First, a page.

MY MISTAKE: Atrios takes me to task for identifying Jimmy Carter with the 55 mile per hour speed limit in this week's TCS column. Originally, I did so very specifically because I remembered so many people complaining about it and blaming Jimmy.
Trouble is, they were wrong, and so was I. (Yeah, I could have found the right answer via Google, but you have to think to look at Google, and I thought I knew.) A couple of readers emailed me and pointed out the error, and I fixed it, though not to Atrios' satisfaction. The point of the column, however (at least to me), wasn't really Jimmy Carter. But I'll post a clearer correction at TCS, just to make it plain. I don't promise not to make mistakes -- and anyone who does is, ahem, overoptimistic -- just to fix 'em when I do.
UPDATE: As proof, of, well, something, a reader immediately emailed me to say that I shouldn't be accusing Atrios of fair-weather federalism. Unless he's secretly Liddy Dole (not the first on my list of his potential secret identities, but hey, who knows?) I wasn't.
ANOTHER UPDATE: The beauty of blogs. The TCS folks noticed this post and put up their own correction, which is more generous to me, and less generous to them, than is really warranted, or than I would have written myself. They didn't catch the mistake, it's true, but I'm the one who made it. I must say, though, that the manufactured outrage over this issue from the lefty bloggers is rather amusing. It's as if I'd accused Carter of ordering thermostat settings across the country or something. Oh, wait. . . .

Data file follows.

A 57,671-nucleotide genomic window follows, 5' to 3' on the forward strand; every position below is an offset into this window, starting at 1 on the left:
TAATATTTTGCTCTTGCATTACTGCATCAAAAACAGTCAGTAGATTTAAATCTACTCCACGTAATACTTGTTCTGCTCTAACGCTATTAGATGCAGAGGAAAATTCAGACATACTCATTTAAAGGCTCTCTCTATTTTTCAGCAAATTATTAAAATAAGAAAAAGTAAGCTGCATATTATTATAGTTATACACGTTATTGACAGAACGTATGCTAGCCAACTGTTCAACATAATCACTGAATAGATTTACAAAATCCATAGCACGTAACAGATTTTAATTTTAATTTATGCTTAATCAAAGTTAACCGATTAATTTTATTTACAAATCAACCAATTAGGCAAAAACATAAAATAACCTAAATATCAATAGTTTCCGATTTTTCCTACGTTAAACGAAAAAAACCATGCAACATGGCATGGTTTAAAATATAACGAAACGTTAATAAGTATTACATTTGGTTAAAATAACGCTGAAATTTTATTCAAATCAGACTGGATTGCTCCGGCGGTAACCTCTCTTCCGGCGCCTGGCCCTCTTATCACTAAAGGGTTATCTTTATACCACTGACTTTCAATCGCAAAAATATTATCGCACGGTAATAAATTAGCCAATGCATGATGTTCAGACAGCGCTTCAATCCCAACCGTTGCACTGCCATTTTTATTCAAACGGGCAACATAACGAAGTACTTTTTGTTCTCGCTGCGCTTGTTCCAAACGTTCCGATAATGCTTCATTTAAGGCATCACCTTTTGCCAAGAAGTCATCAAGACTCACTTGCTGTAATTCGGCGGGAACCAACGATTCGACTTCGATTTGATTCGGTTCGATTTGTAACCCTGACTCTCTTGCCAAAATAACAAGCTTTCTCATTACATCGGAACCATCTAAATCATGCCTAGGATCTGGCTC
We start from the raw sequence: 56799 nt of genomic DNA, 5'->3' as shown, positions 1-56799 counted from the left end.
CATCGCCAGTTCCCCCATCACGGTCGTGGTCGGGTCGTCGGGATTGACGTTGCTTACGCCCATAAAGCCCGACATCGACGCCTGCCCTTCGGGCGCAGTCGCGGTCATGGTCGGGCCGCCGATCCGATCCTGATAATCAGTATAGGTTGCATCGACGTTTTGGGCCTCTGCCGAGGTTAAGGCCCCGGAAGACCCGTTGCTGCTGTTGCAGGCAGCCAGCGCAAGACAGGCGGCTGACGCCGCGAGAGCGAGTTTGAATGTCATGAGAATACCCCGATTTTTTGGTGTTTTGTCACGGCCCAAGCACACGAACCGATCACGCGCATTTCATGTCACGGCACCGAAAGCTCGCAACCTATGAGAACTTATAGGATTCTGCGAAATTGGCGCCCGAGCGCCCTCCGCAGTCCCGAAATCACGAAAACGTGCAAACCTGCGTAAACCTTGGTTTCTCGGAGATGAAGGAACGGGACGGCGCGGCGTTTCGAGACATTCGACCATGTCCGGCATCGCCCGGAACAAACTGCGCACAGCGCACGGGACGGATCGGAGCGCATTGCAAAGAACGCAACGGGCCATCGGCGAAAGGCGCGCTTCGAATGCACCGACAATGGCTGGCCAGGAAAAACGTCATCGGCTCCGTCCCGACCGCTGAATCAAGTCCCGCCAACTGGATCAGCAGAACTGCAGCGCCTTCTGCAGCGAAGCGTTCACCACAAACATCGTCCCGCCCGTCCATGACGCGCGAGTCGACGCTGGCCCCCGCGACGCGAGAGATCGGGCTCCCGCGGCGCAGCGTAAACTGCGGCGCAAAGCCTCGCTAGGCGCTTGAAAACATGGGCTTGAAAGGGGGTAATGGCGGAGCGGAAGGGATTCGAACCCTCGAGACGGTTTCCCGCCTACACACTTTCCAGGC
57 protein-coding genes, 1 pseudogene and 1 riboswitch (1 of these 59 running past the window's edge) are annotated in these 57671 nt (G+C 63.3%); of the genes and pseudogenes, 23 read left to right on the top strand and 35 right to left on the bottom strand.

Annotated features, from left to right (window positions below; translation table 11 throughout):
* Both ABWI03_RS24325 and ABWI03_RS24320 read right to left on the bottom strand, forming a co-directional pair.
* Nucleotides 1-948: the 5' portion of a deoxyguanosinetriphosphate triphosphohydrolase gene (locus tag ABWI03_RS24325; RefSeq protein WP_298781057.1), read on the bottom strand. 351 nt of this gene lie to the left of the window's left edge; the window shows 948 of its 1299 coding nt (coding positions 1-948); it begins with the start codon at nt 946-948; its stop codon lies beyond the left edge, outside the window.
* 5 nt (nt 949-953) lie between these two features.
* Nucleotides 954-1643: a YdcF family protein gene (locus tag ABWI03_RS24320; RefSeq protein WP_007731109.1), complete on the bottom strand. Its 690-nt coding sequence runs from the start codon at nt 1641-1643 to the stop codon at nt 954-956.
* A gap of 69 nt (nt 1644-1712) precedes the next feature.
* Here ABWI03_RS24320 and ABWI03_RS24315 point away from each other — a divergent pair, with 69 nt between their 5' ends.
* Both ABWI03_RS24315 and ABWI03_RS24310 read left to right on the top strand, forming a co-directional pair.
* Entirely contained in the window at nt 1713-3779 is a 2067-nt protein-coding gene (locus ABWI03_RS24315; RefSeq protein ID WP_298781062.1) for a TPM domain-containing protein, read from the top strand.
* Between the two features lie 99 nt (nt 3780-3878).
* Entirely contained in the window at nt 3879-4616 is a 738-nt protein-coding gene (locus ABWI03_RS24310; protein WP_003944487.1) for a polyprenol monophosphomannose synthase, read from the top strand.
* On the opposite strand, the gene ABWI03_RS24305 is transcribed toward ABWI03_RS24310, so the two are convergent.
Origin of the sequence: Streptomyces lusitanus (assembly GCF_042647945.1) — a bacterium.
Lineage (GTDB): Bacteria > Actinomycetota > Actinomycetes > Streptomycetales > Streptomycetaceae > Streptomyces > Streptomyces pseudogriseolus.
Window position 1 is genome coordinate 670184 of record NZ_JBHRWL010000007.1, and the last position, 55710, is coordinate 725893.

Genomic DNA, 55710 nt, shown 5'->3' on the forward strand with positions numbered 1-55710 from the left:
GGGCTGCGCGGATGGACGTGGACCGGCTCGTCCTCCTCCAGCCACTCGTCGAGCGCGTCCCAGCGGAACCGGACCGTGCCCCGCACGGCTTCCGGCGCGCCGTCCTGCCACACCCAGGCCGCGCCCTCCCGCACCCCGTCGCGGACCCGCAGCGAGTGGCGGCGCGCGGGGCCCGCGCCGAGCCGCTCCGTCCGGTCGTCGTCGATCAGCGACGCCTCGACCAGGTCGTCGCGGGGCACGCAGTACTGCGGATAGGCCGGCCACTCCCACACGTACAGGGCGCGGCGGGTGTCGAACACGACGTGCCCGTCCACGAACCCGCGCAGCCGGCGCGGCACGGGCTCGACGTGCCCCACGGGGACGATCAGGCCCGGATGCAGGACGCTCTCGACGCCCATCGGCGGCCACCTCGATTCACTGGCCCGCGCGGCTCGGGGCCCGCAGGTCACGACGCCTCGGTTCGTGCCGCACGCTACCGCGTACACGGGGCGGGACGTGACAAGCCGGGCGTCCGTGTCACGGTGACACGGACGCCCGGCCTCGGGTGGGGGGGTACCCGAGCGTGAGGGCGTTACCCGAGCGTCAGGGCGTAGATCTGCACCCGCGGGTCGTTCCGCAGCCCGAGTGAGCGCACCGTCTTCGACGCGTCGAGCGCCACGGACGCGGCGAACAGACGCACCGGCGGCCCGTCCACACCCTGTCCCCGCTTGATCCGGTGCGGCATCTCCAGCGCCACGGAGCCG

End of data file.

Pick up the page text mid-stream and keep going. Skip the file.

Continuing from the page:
And reader Geoff Campbell notes that the national speed limit, which was originally intended as a temporary measure, was reenacted in 1978 with more teeth -- which probably explains why I remember people bitching about Carter in connection with speed limits. And reader Robert Ellison notes:
You say you'll clarify the issues regarding Jimmy Carter's support of the 55-mph speed limit at TCS. I hope that when you do, you also make it clear that Carter was a very strong supporter of the limit, and that it was he more than anyone else who switched the standard justification for the limit from "55 saves fuel" (which is why the limit was originally imposed) to "55 saves lives" (which was a minor argument at the time of the imposition).
So Carter strongly supported a stupid law that didn't achieve its original goal (saving fuel), and then he put up a new, more stupid reason for the law, thus undermining its legitimacy. When we repealed the limit, both the original and new reasons were proven false.
Carter wasn't malevolent here, but as usual, he was an idiot. THAT is why we tend to associate him with the 55-mph limit. 55 wastes time!
In the area of accidental injury control, we have established automobile safety standards and increased enforcement activities with respect to the 55 MPH speed limit. By the end of the decade these actions are expected to save over 13,000 lives and 100,000 serious injuries each year.
I urge the new Congress to continue strong support for all these activities.
At the very least, Carter certainly didn't mind being associated with the speed limit. I suppose it's progress toward suspicion of the Nanny State that even lefties now view such an association as a vicious calumny. Nonetheless, I regret the initial error.